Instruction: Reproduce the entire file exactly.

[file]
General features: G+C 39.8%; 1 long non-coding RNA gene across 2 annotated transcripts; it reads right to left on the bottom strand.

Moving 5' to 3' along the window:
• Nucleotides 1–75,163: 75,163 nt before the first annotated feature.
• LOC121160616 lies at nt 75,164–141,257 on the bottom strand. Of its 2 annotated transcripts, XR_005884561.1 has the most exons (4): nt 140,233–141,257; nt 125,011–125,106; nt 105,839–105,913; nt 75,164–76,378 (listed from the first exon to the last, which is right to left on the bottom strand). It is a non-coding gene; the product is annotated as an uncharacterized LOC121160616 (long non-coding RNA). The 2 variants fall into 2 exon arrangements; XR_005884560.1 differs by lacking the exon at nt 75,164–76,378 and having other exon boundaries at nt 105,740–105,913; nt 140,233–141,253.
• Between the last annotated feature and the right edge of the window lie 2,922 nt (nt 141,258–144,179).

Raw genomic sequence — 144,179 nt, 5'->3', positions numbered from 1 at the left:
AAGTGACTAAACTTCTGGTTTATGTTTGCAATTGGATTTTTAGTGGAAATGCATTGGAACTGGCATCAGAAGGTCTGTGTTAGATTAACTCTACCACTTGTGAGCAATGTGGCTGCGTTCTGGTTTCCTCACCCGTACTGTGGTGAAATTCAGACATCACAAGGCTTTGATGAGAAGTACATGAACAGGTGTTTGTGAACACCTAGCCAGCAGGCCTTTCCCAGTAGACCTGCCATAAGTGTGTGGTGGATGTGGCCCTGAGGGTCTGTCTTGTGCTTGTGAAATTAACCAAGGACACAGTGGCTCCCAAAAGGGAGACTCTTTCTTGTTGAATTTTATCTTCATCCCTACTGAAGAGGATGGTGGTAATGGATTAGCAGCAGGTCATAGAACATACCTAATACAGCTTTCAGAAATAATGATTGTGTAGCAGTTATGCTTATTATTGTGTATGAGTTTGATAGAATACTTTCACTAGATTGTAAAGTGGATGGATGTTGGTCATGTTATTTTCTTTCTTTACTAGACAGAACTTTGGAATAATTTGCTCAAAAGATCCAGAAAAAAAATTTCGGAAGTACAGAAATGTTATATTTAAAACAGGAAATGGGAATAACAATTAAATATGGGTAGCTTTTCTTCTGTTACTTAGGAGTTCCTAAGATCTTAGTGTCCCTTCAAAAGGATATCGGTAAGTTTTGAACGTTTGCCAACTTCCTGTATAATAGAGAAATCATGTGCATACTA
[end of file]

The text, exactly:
General features: G+C 39.8%; 1 long non-coding RNA gene across 2 annotated transcripts; it reads right to left on the bottom strand.

Moving 5' to 3' along the window:
• Nucleotides 1–75,163: 75,163 nt before the first annotated feature.
• LOC121160616 lies at nt 75,164–141,257 on the bottom strand. Of its 2 annotated transcripts, XR_005884561.1 has the most exons (4): nt 140,233–141,257; nt 125,011–125,106; nt 105,839–105,913; nt 75,164–76,378 (listed from the first exon to the last, which is right to left on the bottom strand). It is a non-coding gene; the product is annotated as an uncharacterized LOC121160616 (long non-coding RNA). The 2 variants fall into 2 exon arrangements; XR_005884560.1 differs by lacking the exon at nt 75,164–76,378 and having other exon boundaries at nt 105,740–105,913; nt 140,233–141,253.
• Between the last annotated feature and the right edge of the window lie 2,922 nt (nt 141,258–144,179).

Raw genomic sequence — 144,179 nt, 5'->3', positions numbered from 1 at the left:
AAGTGACTAAACTTCTGGTTTATGTTTGCAATTGGATTTTTAGTGGAAATGCATTGGAACTGGCATCAGAAGGTCTGTGTTAGATTAACTCTACCACTTGTGAGCAATGTGGCTGCGTTCTGGTTTCCTCACCCGTACTGTGGTGAAATTCAGACATCACAAGGCTTTGATGAGAAGTACATGAACAGGTGTTTGTGAACACCTAGCCAGCAGGCCTTTCCCAGTAGACCTGCCATAAGTGTGTGGTGGATGTGGCCCTGAGGGTCTGTCTTGTGCTTGTGAAATTAACCAAGGACACAGTGGCTCCCAAAAGGGAGACTCTTTCTTGTTGAATTTTATCTTCATCCCTACTGAAGAGGATGGTGGTAATGGATTAGCAGCAGGTCATAGAACATACCTAATACAGCTTTCAGAAATAATGATTGTGTAGCAGTTATGCTTATTATTGTGTATGAGTTTGATAGAATACTTTCACTAGATTGTAAAGTGGATGGATGTTGGTCATGTTATTTTCTTTCTTTACTAGACAGAACTTTGGAATAATTTGCTCAAAAGATCCAGAAAAAAAATTTCGGAAGTACAGAAATGTTATATTTAAAACAGGAAATGGGAATAACAATTAAATATGGGTAGCTTTTCTTCTGTTACTTAGGAGTTCCTAAGATCTTAGTGTCCCTTCAAAAGGATATCGGTAAGTTTTGAACGTTTGCCAACTTCCTGTATAATAGAGAAATCATGTGCATACTA